After touring America, the exhibition made its way around Europe during 1973 (drawing 53,000 visitors in Birmingham, England, and 35,000 in Warsaw, Poland), where the response was ecstatic. Reviews trumpeted “Objects: USA” as the “sensation of the summer season in Warsaw, absolutely necessary to see it!” and “The most exciting exhibition I have visited at this year’s Edinburgh Festival.” Viewer responses ranged from “The shock is excellent” to “Maybe there’s something to America after all.”
Now when people talk about the legacy of “Objects: USA,” they speak of not just the unprecedented exposure it brought to American craft, but also of the ripple effects: the careers boosted, makers inspired, markets expanded, museum collections seeded. Today the Museum of Arts and Design has 123 pieces from the show. Other works are at various museums around the country, and some are still with the Johnson company.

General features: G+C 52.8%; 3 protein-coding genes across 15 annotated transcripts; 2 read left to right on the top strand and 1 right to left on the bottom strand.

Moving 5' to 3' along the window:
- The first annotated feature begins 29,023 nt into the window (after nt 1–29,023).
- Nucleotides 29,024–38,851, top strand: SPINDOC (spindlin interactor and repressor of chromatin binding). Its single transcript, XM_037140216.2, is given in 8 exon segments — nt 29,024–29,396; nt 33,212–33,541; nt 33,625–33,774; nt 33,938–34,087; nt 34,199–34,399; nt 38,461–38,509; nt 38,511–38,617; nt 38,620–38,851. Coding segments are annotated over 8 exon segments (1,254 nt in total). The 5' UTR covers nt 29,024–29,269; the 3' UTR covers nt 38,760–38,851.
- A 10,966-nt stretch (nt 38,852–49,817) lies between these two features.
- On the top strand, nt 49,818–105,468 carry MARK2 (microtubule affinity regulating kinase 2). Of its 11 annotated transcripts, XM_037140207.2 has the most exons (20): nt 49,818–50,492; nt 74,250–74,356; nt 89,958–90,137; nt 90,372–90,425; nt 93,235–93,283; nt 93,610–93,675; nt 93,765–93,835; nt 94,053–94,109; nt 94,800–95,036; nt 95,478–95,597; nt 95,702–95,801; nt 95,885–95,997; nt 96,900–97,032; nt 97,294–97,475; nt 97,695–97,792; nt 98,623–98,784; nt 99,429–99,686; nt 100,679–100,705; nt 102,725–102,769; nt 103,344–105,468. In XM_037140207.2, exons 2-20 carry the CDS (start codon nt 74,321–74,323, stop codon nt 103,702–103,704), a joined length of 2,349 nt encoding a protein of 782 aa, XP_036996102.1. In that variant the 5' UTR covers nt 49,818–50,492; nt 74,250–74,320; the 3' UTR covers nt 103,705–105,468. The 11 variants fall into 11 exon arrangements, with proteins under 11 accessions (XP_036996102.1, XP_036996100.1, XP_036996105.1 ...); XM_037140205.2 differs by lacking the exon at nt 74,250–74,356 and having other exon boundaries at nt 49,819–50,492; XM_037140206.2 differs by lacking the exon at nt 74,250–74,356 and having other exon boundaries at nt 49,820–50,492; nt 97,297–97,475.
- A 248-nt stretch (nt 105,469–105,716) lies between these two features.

Some 30 pieces from the original exhibition are currently on view in RAM’s main gallery (including a Wendell Castle desk from its own holdings), as well as more than 40 limited-edition items by “Objects” artists for a retail sales catalog Nordness developed in tandem with the original show. Other exhibit areas showcase studio craft from the 1960s through 1985. “We wanted to talk about what the field looked like before and after ‘Objects: USA,’ ” director Pepich explains, citing, for example, the rapid growth of studio glass from small, experimental works to sophisticated sculptures.